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Empowering the next generation of STEM Leaders

Kelly Salance


Diverse and inclusive companies are more successful and more profitable than those companies that are not. The most simple search on the correlations between a diversity and profitability immediately return numerous, well-researched and substantiated reports correlating these two goals positively.

For instance: “Companies in the top quartile for ethnic diversity at the executive level are 33 percent more likely to have above-average profitability than companies in the bottom quartile, according to McKinsey’s report, “Delivering through Diversity. And the list of other think tanks citing these same benefits goes on and on.

Yet, the reality is the vast majority of the tech industry struggles with representation of minority groups, including women, which is why at the Zendesk Neighbor Foundation one of our core values is creating equity within our workplace, our communities, and society. One organization we partner with to help achieve this is Teen-Turn in our Dublin office.

Teen-Turn provides teen girls aged 15 to 16 years old the opportunity to gain hands-on technology experience through after-school workshops and two-week summer work placement in technology companies. Teen-Turn’s philosophy is rooted in the idea that when girls are users of technology, but are not involved in building that technology, their perspectives are not incorporated into the design. The end result is a myopic product that doesn’t reflect their needs. Given tech’s ubiquity throughout nearly everything we do, and increasing estimates that thousands of unfilled software engineering jobs will continue to go unfilled, balanced representation is not only necessary from a customer experience perspective, without it, economies risk becoming increasingly vulnerable.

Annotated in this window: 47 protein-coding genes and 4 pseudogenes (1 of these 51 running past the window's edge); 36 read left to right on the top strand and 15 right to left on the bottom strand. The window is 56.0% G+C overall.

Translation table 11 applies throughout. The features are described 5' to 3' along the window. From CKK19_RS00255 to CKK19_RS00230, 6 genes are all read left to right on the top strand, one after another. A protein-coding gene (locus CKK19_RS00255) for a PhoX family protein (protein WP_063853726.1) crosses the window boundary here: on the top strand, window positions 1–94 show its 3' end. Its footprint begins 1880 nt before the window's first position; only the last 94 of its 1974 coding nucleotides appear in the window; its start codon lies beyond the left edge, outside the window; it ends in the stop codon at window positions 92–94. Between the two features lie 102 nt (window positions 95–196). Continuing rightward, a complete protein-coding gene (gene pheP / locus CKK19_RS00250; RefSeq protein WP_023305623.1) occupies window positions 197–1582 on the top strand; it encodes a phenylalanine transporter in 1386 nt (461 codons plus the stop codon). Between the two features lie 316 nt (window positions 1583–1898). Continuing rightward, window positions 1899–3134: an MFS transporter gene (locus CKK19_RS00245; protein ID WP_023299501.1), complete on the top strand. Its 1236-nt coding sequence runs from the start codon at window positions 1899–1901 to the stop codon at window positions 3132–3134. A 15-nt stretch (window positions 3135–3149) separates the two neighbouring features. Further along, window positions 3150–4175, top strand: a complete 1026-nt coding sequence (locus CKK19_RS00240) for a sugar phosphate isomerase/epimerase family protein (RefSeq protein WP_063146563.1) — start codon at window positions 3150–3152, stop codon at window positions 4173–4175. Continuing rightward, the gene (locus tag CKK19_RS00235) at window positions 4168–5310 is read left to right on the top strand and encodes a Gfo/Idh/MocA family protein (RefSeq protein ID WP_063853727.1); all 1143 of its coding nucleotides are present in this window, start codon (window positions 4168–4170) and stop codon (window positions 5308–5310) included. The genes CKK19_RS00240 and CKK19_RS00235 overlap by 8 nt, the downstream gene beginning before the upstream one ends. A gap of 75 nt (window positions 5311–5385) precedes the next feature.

So at Teen-Turn, young women are encouraged to experience, what it is to contribute to the very technology they use. In doing so, girls can better understand the importance of having a say in how a product that they use is developed, and why they might want to have a career in technology.

Nikita and Greta with Zendesk staff at our Dublin Office opening.

Nikita and Greta with Zendesk staff at our Dublin Office opening.

Zendesk recently hosted two Teen-Turn interns, Nikita and Greta, to join us for a two-week ‘Teen-Turnship’ working with our software engineering team in Dublin. While at Zendesk, they met with each department to better understand the business and then focused the majority of their time on learning how to code using Ruby on Rails. Throughout the two weeks, they spent time learning the basics of the language eventually starting to build websites of their own.

The result: “It’s not boring at all!” according to Nikita. Both were surprised with how fun coding was and said they would love to take more computer science courses after they finish their certs this year. Greta said she found that learning about localization in engineering was really interesting and wants to explore that in her future classes. Meanwhile, Nikita’s biggest takeaway was that there are so many different roles in a technology company that it was the first time she considered that there is a place for her in the tech industry.